This oil painting on oak panel representing Elisabeth de Valois is a copy of the famous portrait originally painted by Anthonis Mor (c. 1517-1577), a Netherlandish portrait painter active mid-16th century (Fig. 1). The painting belongs to the Fitzwilliam Museum, and came to the Institute for assessment before the exhibition: Degas: A Passion for Perfection (3 October 2017 – 14 January 2018).
Elisabeth de Valois (1545-1568) was the eldest daughter of Henry II of France and Catherine de Medici and married Philip II of Spain as his third wife when she turned 14. The original portrait was painted by Mor in 1565, when she was 20. Elisabeth died at 23, after miscarrying for the second time in 1568.
The Fitzwilliam portrait, although not by Anthonis Mor, is a faithful copy in a style extremely close to that of Mor. The original portrait has been copied many times by different artists with varying degrees of accuracy. The copies highlight her importance and maybe her popularity, and were likely made to be sent around Europe to the various Royal Courts. The copies of the original portrait (Fig. 2) show her in this exact costume, but the formats vary: portraits only, full length, half length… you name it! The Fitzwilliam version was acquired in 1909, along with a full length portrait of her husband on canvas.
Dendrochronology analysis was done to find out an approximate date of usage for the panel. Dendrochronology (or tree-ring dating) is the dating technique that utilises the pattern of rings widths within a timber to determine the calendar period during which the tree grew. This is then matched to an existing database. The date of a tree-ring sequence must not be confused with the date of usage of a tree, as sapwood (which has the latest growth rings) is usually removed by panel markers. The analysis provides either a felling date range (when sapwood is present) or a terminus post-quem (when the sapwood is not present). Between the felling of the tree and the start of a painting, a fair amount of time can go by, as the wood travels and is often seasoned. The results of the analysis indicates a usage date for the wood after 1552 .
Condition of the painting
Although the portrait had a number of areas where the paint was flaking and vulnerable (Fig. 3), which were consolidated with sturgeon’s glue, it was in good overall condition.
The varnish that covered the surface had slightly yellowed, dulling the colours and flattening the fabulous dress full of jewellery worn by the sitter (Fig. 4).
However, one thing really drew the eye: the lime green background . One could see the background looked dubious and was likely to have been overpainted (Fig. 5). Some fake cracks had also been painted in the background around the face, to try and integrate the area better, and the overall surface was cracked, reminding crocodile skin. It was decided with the curators to do some testing and find out if it was possible to remove the overpaint, what was underneath and what condition it was in.
After close observation under the microscope, we came to the conclusion that most of the surface was covered by overpaint (Fig. 6).
A paint sample was taken and set in resin (cross-section). The sample showed the original paint layer (2-3) was covered with two thick layers of overpaint (4-5) and non-original varnishes, tinted (6-7) and untinted (8-9) (Fig. 7).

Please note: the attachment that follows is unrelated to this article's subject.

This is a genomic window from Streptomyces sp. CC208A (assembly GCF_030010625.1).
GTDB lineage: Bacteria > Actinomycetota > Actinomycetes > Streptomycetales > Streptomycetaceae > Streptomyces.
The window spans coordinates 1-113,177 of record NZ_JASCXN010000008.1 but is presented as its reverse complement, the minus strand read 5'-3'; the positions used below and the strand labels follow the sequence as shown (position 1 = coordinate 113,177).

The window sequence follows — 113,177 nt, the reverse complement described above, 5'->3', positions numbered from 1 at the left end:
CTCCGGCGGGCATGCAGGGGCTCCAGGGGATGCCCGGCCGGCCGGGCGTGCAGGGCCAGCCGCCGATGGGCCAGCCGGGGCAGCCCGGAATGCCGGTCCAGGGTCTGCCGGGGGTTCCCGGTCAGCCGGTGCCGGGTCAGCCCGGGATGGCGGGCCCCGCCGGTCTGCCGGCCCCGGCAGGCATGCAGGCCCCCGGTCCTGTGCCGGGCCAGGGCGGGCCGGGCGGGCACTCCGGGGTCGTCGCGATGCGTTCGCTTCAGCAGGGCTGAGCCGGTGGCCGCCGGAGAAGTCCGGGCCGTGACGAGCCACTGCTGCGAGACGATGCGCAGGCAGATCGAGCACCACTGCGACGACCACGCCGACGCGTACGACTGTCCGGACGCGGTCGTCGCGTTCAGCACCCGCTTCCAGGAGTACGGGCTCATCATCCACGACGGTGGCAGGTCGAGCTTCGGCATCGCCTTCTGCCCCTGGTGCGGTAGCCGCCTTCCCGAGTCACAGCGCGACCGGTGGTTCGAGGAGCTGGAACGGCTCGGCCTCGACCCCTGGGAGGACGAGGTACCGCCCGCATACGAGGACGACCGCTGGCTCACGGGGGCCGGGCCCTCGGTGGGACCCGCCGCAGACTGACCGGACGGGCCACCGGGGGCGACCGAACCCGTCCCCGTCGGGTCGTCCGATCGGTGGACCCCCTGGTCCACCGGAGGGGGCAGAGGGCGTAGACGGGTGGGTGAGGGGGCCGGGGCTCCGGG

During testing, it was revealed that the overpaint could easily be removed. Three areas were tested; two showed an original paint layer underneath that appeared in good condition, and one test showed an abraded area. It is a difficult decision to remove such a large area of overpaint based on the three small test patches. But as the cleaning progressed (Fig. 8), it became clear that we were right to do this: the background was in good condition, apart from a small abraded area in the background close to the back of the head of the sitter. It seems astonishing that such a small damage warranted the overpainting of the whole background.
The original background is a dark green/brown, showing variations in opacity and in brush handling. It looks vibrant and lively, and complements the sitter’s red dress and pale rosy carnation.
After the removal, the painting was varnished (Fig. 9), the losses filled (Fig. 10) and retouched (Fig. 11) with reversible materials, and the abraded areas in the background were lightly dotted in. Treating this painting stabilised the materials (through the consolidation of flaking paint) and brought it a step closer to its original 16th-century style.
Camille Polkownik, 2nd year Post-Graduate Intern (2015-2017)
About the Author:
Ms Camille Polkownik graduated with a Master’s Degree in the Conservation and Restoration of Paintings in 2014, from the École nationale supérieure des arts visuels de La Cambre in Brussels (Belgium). She also has a Bachelor degree in the Conservation and Restoration of Painted Works (2011) from the Superior School of Fine Arts, in Avignon (France). She has interned at the Royal Institute for Cultural Heritage (KIK-IRPA, Belgium), the Royal Museums of Fine Art of Brussels (Belgium), the Museum of Fine Arts in Nice (France), the Art Gallery of New South Wales (Sydney, Australia) and in private studios.
Her current research projects include the study of extenders added to Prussian Blue; the quality variations in lead white and how they affect paint properties; and the characterisation of Prismatic Lead White, an unusual form of lead white, through X-ray Diffraction analysis and Polarised Light Microscopy.
To contact Camille: email@example.com
 Tyers, Ian, Dendrochronological Consultancy Report 907, pp. 1-4.